Cheif Keokuk

Welcome to the
Burlington Route Historical Society

The mission of the Burlington Route Historical Society is to preserve and disseminate historical information about the collective Burlington railroads for the benefit of our members and to others by:

  • creating and promoting fellowship and education among persons interested in the CB&Q
  • locating, gathering, preserving, interpreting and distributing information, documents, publications and other tangible items relating to the CB&Q
Keokuk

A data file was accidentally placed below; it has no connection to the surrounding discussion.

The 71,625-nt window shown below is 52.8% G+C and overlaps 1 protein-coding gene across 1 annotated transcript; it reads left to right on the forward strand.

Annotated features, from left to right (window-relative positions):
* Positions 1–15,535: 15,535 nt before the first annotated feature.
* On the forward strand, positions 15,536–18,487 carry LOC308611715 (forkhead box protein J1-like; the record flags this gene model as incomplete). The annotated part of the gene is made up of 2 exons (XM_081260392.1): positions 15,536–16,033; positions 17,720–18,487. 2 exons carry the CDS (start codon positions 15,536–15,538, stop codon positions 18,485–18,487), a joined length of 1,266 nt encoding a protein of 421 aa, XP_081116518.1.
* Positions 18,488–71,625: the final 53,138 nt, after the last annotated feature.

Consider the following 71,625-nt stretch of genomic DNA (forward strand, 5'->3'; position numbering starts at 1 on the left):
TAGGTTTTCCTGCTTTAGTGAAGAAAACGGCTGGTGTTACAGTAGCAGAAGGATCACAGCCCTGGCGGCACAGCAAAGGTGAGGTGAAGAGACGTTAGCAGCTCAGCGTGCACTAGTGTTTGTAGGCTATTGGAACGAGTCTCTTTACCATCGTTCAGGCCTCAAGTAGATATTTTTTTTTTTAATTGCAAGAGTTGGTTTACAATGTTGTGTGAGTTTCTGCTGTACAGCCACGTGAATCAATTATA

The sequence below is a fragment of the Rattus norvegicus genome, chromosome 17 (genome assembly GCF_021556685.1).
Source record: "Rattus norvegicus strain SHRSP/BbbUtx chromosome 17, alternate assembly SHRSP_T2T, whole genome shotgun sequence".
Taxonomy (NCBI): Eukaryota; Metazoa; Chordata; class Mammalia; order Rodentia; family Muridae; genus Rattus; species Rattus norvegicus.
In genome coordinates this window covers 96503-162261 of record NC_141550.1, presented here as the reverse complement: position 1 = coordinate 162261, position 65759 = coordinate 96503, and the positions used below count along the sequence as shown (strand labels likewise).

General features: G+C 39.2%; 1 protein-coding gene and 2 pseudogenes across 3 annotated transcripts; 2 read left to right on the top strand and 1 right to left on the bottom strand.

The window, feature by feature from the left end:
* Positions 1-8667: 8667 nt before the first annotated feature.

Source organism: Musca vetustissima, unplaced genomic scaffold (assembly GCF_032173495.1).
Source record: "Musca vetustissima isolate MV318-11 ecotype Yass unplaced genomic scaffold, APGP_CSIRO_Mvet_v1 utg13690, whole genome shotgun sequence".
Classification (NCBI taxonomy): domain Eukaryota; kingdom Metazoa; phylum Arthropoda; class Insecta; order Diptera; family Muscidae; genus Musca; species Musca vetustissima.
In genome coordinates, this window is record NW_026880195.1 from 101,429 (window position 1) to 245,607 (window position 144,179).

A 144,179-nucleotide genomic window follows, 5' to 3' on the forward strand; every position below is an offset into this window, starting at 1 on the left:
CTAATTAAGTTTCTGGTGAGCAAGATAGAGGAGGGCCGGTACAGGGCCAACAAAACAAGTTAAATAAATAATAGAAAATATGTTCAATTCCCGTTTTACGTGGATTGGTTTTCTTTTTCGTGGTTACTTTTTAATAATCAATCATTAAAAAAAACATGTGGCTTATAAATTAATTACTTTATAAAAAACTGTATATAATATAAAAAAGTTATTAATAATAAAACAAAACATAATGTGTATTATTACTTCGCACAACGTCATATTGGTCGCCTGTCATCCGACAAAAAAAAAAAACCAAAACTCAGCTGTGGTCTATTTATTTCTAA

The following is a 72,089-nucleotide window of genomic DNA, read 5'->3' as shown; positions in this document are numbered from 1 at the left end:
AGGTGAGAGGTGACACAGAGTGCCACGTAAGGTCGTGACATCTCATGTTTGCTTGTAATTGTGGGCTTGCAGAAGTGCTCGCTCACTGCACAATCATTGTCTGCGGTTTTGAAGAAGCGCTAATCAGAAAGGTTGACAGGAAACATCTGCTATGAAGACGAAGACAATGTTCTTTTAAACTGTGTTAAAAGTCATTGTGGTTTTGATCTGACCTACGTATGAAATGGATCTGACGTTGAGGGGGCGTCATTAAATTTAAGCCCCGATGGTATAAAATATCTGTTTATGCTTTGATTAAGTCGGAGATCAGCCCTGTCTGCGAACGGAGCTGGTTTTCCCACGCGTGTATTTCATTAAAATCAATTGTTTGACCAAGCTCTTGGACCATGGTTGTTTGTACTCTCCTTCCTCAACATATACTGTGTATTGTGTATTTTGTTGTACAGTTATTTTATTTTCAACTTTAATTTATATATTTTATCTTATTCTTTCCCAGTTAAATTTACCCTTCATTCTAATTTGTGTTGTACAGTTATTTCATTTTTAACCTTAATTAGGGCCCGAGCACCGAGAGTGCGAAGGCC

On schedule for Burlington Bulletin No. 60 - Duncan Cameron's comprehensive look at the CB&Q in Keokuk, Iowa. The city is named after Chief Keokuk (above) of the Sauk tribe in central North America. Chief Keokuk was born around 1780 in what soon became the Illinois Territory. He was one of the most recognized Native American leaders for decades, noted for his cooperation with the U.S. Government. He died at the Sauk tribe's new reservation near Ottawa, Kansas, in June 1848. The photo of Chief Keokuk is a Thomas Easterly photo taken in 1847. Below it, is a 1907 photo of Keokuk Union Depot and activity at train time. CB&Q H-1, 2-6-0 No. 1043 leading today's train, was originally built in the company shops for the Hannibal & St. Joseph as their No. 11 in 1890. The original daguerreotype is in the collection of the Missouri Historical Society and the print is in the National Anthropological Archives at the Smithsonian Institution. The Keokuk image is an F. J. Bandholts photo located in the Library of Congress.


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